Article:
The Development of M-Learning

Gadgets that access the Internet have become more and more popular as they became more affordable. Several companies released iPhone comparable smart phones (eg Samsung Galaxy) and several tablets are on the market as well. Although the first impulse is to consider these gadgets only for entertainment purposes, the idea of ​​mobile-learning (m-learning) is gaining fuel and actually becoming a reality. Actually, it's the fastest growing area of ​​e-learning, having the enormous advantage of mobility. What we thought mobility meant for e-learning (having the ability to easily collaborate with people from across the globe) is increased by a thousand times in m-learning, where you have the possibility of learning without being bound to a desk, or even a plug.

If m-learning hasn't been taken seriously before, tablets make it seem like the next big thing in education at a distance. Tablets are now being bought by companies for their employees in the Oil and Gas section as well as in Constructions. The numbers also increase for the tablets used in higher education. Apparently, the first million iPads have been sold in the first week from release.

Some of the tablets that are now available have features that make them have an impact on the learning experience of the 21st century. The best example would be the iPad 2, of course, which includes such applications as MathBoard – quizzes for kids from kindergarten to elementary school; Solar System – interactive 3D tour of the galaxy; Intro to Letters by Montessorium – learning sounds and phonograms; Shakespeare in Bits – animated illustrations and modern-language translations of Romeo and Juliet ; Virtual History, Roma – 3D reconstructions of ancient Rome etc. The iPhone4 also comes with a range of educational applications, such as National Geographic – exploring any corner of the world; New Oxford American Dictionary – containing more than 250,000 entries; Cliffs Notes – reviews of great literary works; Periodic – the compact periodic table, and so on.

Although these applications are educational and beneficial, there are very few Learning Management Systems (LMS) that are supported by mobile devices. Some platforms, such as emTrain, Element K, Sum Total and Blackbord Learn offer applications that are available on iTunes and can be used on hand-held devices. However, there are no easy to use (rapid) content authoring tools. Very few vendors offer web conferencing tools as downloadable applications. The importance of tools being available as applications lies in the user's ability to access them faster. For example, if one is looking to create a quiz from the iPad, they would rather search "quiz" in iTunes then search "creating a quiz m-learning" on Google. Moodle is one alternative as an open source LMS that works very well on the iPad. The Moodle system itself it is not in Flash, and the input fields are very accessible for end users and administrators.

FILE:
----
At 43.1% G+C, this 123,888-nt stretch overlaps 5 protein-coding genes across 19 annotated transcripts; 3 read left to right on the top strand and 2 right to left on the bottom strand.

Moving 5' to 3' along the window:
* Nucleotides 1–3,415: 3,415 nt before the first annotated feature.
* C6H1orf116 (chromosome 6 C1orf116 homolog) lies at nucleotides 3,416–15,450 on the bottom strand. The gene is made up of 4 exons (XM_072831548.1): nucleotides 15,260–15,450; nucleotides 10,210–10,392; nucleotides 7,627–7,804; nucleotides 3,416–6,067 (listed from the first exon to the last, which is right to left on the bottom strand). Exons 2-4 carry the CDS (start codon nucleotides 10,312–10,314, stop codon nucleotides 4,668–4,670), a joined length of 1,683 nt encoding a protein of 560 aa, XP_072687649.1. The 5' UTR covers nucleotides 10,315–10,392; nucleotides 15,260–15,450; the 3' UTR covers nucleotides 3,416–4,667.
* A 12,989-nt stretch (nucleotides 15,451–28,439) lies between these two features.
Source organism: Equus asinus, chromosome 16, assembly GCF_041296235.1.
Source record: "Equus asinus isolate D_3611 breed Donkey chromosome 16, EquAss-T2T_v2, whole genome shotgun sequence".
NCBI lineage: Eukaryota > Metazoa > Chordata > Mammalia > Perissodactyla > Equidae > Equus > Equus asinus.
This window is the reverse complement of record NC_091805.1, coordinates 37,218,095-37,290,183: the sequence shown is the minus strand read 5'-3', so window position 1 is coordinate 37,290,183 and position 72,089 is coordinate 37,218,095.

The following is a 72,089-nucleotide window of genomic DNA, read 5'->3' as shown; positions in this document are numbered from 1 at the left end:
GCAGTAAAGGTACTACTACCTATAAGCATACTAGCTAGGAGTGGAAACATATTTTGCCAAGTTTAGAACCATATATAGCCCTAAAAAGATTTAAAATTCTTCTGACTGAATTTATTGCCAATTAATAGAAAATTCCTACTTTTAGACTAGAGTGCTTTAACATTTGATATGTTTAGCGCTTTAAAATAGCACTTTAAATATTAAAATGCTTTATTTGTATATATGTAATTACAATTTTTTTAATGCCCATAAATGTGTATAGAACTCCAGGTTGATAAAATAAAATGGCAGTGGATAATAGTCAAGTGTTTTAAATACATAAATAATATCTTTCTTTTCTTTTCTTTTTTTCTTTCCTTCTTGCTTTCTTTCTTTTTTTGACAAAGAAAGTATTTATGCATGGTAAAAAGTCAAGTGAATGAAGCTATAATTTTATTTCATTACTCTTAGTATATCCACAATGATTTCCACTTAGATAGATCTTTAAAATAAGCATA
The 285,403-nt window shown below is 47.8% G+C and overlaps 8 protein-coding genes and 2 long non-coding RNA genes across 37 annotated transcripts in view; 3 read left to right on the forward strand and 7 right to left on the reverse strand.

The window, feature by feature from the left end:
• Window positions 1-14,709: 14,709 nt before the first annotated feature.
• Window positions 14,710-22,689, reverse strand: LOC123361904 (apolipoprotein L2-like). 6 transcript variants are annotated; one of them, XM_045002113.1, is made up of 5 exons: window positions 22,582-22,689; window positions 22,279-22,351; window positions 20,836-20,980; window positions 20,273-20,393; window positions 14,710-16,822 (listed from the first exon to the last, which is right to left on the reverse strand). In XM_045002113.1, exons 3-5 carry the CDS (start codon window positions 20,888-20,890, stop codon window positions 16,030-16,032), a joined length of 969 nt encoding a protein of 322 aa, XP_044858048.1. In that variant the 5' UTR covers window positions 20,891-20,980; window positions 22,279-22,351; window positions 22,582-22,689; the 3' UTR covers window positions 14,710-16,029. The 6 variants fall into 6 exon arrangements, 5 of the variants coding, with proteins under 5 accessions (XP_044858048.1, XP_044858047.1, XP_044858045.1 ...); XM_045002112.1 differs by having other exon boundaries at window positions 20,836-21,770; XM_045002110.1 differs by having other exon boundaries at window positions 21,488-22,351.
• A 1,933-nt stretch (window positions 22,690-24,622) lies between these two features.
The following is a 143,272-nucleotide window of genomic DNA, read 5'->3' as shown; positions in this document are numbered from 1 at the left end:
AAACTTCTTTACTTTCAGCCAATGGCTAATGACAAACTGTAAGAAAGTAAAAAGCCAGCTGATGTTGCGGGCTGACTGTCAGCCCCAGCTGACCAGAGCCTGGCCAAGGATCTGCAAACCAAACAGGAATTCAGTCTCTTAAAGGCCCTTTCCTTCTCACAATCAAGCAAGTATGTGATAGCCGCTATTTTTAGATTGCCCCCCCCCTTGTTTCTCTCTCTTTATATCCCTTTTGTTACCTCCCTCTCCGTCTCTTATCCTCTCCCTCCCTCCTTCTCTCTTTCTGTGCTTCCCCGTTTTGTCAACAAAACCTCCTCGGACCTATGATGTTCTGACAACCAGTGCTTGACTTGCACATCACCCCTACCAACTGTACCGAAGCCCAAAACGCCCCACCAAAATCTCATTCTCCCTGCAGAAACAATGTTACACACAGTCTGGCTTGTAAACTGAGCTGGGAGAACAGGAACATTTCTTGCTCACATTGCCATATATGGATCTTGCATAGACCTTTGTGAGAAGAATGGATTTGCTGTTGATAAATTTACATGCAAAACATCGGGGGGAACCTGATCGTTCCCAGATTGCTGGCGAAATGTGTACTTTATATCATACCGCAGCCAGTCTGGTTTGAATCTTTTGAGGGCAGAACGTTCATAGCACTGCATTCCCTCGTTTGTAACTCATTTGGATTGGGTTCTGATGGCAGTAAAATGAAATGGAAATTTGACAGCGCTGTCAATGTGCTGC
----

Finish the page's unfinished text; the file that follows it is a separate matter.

Knowing how to take advantage of such an opportunity in the market, Apple brought along iTunes U, with the U standing for "university". This provides institutions with a home for all their digital content created by educators, which can be downloaded on Mac, PCs, iPhones and iPads. Knowing that students are already using iTunes and are familiar with the environment, it's easy to slip in some educational apps. Needless to say, iTunes U is accessible by all students.

For those educators, both small and large, looking to get content online quickly there are other options. Using your own LMS allows you to make your content accessible to a large audience. Using an open source platform, like Moodle as mentioned earlier, could be a real time saver in bringing your content to the masses. Note: the Apple approval process for their store iTunes can be difficult to navigate and time consuming.



Source by Michael Roberts Jr

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